In the featured JJ Virgin Lifestyle Show podcast, I discuss my KetoFast protocol, which is the topic of my latest book by the same name. KetoFast is the term I coined to describe a protocol that combines three key strategies: a cyclical ketogenic diet, intermittent fasting and cyclical partial fasting.
In this interview, I describe how to implement the KetoFast approach, including the meal timing and the types and amounts of foods you should be adding to your plate.
“KetoFast” is the follow-up to my bestselling book “Fat for Fuel,” and I strongly recommend implementing the strategies laid out in “Fat for Fuel” first (which include daily intermittent fasting and cyclical nutritional ketosis), before you move on to “KetoFast,” in which you add partial fasting to everything you’re already doing.
Why I Wrote ‘KetoFast’
As I explain in this interview, the impetus behind “KetoFast” was two major realizations: First, that water-only fasting is a tremendously beneficial health intervention; and second, that while water-only fasting used to be an ideal strategy, the fact that modern man is so toxic makes it potentially dangerous to do extended water fasts for most.
We’re now surrounded by and exposed to some 80,000 chemicals in our environment, many of which are fat soluble, meaning they accumulate in your fat cells. Meanwhile, fasting effectively drives toxins out of fat cells, which can have devastating results if you’re severely toxic.
What’s more, since you’re not eating, you’re also not providing your body with the nutrients it needs to effectively neutralize and eliminate those released toxins.
My answer to this dilemma was to devise — based on the best scientific evidence I could find — a fasting program that mimics multiday water-only fasting, while supporting your detox pathways and minimizing the risks associated with toxicity.
The KetoFast protocol is also easier to comply with than multiday water fasting, and provides greater benefits because you’re able to do it more frequently. At most, you might do a five-day water fast 12 times a year (once a month). With the KetoFast protocol, you can do 42-hour fasts anywhere between 50 to 100 times a year.
The caveat is you need to have done at least a month of daily intermittent fasting and achieved nutritional ketosis as laid out in “Fat for Fuel” before you move on to KetoFasting. Once you’re metabolically flexible and can burn fat for fuel, the combination of cyclical nutritional ketosis and cyclical fasting is phenomenal for weight loss and optimizing your health and longevity.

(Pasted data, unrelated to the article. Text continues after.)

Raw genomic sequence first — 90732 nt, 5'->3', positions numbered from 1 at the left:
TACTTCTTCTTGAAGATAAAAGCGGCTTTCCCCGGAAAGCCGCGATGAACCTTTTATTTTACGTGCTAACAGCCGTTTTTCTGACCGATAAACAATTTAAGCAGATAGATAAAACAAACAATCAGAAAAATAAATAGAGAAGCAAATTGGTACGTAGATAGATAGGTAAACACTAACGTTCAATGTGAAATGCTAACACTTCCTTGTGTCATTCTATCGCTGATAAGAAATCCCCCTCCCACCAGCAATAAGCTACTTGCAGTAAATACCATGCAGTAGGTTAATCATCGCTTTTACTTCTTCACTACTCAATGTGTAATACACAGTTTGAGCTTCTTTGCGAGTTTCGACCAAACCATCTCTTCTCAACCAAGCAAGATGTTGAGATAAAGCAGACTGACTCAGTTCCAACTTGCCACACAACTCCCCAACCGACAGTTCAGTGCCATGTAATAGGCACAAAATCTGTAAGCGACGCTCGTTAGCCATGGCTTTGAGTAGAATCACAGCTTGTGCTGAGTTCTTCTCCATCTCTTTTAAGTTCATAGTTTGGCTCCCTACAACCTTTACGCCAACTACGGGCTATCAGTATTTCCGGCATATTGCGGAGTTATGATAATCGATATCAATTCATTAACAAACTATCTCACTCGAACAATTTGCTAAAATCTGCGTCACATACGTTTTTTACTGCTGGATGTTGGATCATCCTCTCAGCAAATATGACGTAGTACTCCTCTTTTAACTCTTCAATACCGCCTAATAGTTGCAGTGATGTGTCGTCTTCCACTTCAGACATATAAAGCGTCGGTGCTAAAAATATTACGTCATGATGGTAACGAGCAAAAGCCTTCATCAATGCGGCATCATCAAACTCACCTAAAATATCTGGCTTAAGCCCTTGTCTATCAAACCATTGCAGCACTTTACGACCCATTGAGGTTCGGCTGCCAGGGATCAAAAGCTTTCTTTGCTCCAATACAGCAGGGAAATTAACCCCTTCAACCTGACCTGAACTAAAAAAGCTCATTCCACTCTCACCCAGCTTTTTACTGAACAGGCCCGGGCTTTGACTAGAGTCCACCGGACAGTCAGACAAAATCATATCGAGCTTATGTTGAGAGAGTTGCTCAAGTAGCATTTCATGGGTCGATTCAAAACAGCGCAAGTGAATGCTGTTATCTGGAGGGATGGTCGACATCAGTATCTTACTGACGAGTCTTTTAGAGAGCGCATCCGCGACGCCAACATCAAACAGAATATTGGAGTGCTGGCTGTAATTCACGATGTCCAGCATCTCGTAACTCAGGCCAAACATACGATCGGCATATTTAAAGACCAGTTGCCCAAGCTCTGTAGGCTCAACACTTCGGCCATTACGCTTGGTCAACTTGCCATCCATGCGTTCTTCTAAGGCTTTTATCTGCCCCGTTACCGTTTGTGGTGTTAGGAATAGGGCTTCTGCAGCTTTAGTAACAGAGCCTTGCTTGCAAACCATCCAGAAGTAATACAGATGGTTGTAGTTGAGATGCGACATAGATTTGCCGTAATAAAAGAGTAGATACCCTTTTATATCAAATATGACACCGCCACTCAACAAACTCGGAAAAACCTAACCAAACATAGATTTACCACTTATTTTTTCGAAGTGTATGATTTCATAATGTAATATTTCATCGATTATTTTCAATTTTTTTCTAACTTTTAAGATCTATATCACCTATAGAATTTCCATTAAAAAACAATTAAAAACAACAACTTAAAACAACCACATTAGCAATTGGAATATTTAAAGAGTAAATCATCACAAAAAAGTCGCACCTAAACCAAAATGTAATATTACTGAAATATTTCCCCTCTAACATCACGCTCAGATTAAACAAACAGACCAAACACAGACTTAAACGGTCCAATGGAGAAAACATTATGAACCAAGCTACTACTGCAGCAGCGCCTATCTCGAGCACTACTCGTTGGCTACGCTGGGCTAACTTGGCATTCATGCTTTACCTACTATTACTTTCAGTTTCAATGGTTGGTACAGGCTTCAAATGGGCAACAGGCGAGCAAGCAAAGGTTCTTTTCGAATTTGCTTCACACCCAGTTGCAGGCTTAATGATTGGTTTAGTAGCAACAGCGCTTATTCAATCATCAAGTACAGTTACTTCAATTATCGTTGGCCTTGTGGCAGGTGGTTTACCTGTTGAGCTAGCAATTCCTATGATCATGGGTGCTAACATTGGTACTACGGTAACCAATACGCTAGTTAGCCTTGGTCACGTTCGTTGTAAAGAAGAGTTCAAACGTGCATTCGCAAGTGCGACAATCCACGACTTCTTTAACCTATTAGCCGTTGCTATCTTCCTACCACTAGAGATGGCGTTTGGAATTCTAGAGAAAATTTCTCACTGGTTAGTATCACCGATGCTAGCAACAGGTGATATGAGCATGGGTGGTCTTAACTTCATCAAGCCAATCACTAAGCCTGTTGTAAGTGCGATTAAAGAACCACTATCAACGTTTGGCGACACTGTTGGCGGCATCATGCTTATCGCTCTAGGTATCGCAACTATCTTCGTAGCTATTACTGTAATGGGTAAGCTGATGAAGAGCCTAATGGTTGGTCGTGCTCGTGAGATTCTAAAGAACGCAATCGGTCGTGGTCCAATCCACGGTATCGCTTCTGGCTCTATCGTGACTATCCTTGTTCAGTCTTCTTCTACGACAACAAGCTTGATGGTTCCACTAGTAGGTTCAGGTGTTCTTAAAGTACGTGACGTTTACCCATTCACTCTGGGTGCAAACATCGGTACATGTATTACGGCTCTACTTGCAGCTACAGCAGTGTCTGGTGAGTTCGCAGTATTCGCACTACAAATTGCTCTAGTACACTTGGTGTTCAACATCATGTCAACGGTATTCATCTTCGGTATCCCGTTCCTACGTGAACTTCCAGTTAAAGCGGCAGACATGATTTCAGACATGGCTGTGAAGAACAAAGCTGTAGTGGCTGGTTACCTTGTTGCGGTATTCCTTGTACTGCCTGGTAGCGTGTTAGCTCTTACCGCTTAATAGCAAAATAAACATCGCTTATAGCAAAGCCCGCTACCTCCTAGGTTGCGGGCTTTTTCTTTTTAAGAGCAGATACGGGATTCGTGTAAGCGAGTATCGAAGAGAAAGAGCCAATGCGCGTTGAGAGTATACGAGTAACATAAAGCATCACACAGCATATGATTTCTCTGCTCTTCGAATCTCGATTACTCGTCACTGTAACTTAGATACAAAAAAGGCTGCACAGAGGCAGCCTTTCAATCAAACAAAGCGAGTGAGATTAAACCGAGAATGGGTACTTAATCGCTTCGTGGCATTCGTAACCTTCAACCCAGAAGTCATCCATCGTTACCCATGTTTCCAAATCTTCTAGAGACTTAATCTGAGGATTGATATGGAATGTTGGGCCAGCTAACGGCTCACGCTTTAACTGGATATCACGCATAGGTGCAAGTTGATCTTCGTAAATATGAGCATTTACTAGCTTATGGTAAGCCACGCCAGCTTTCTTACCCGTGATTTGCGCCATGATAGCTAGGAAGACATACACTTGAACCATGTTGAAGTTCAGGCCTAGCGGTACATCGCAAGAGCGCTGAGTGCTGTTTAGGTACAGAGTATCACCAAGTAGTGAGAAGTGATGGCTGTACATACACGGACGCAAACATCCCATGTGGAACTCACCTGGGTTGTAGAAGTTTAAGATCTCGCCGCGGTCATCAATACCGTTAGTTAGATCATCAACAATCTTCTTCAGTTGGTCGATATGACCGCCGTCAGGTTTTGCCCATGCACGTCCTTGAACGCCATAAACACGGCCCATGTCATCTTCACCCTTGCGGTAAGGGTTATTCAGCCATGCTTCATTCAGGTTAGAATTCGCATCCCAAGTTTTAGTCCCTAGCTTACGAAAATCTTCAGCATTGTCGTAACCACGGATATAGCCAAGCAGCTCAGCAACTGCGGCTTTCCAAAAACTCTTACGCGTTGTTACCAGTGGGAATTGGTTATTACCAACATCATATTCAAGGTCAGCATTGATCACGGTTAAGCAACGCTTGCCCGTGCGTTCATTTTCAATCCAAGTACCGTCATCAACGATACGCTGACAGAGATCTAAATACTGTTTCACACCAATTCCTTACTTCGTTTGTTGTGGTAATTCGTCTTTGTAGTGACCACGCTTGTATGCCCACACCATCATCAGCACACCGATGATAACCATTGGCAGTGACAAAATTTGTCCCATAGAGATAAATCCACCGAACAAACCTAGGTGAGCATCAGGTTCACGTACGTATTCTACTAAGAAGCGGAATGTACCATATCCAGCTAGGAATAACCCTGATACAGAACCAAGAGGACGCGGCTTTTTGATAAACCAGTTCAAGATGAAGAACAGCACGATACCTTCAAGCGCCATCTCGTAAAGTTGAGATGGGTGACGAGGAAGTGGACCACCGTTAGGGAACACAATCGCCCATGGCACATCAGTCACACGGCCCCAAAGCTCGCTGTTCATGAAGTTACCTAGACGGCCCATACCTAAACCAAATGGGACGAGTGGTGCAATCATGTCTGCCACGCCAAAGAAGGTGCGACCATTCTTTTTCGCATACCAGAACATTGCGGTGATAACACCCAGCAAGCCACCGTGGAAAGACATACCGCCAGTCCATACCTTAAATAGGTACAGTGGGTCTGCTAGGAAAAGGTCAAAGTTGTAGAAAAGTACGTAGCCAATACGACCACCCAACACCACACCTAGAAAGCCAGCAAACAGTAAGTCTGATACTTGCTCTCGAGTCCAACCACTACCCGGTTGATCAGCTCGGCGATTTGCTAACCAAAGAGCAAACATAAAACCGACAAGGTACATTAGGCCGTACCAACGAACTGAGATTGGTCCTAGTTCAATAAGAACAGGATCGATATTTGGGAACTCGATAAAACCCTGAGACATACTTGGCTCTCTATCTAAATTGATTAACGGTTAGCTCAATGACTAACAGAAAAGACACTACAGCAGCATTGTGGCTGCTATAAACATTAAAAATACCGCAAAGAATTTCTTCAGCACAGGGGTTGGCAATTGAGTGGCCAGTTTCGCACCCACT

Eating Too Frequently Creates Metabolic Dysfunction
In his book “Circadian Code: Lose Weight, Supercharge Your Energy and Sleep Well Every Night,” Satchidananda Panda, Ph.D., cites research showing that 90 percent of people eat across a span of 12 hours a day, and many across even longer timespans. This is a prescription for metabolic disaster, and will radically increase your risk for obesity and chronic degenerative disease over time.
Part of the problem is that when you eat throughout the day your body adapts to burning sugar as its primary fuel, which down-regulates enzymes that utilize and burn your stored fat. If you struggle to lose weight, this may well be a significant part of the problem — your body has simply lost the metabolic flexibility to burn fat for fuel.
The intermittent and partial fasting regimen described in “KetoFast” essentially mimics ancestral eating patterns, allowing your body to work optimally by allowing for periods of breakdown and cleanout, and periods of rebuilding and rejuvenation.
It’s particularly important to avoid snacking or eating a meal close to bedtime. You really want to stop eating at least three hours before you go to sleep, as feeding your body at a time when it does not need the energy fuels the creation of free radicals instead. Essentially, late-night snacking is a prescription for chronic disease and early death as it will impair your mitochondrial function.
Recent research1 shows men who eat supper at least two hours before bedtime have a 26% lower risk of prostate cancer, and women have a 16% lower risk of breast cancer than those who eat dinner closer to bedtime.2,3 This reduction in cancer risk makes sense when you consider the effect late-night eating has on your mitochondria.
Chronic inflammation is a hallmark of cancer, and by feeding your body late at night, the excess free radicals generated in your mitochondria will simply fuel that inflammation. Mitochondrial dysfunction in general has also been shown to be a central problem that allows cancer to occur. To learn more about this, see "The Metabolic Theory of Cancer and the Key to Cancer Prevention and Recovery."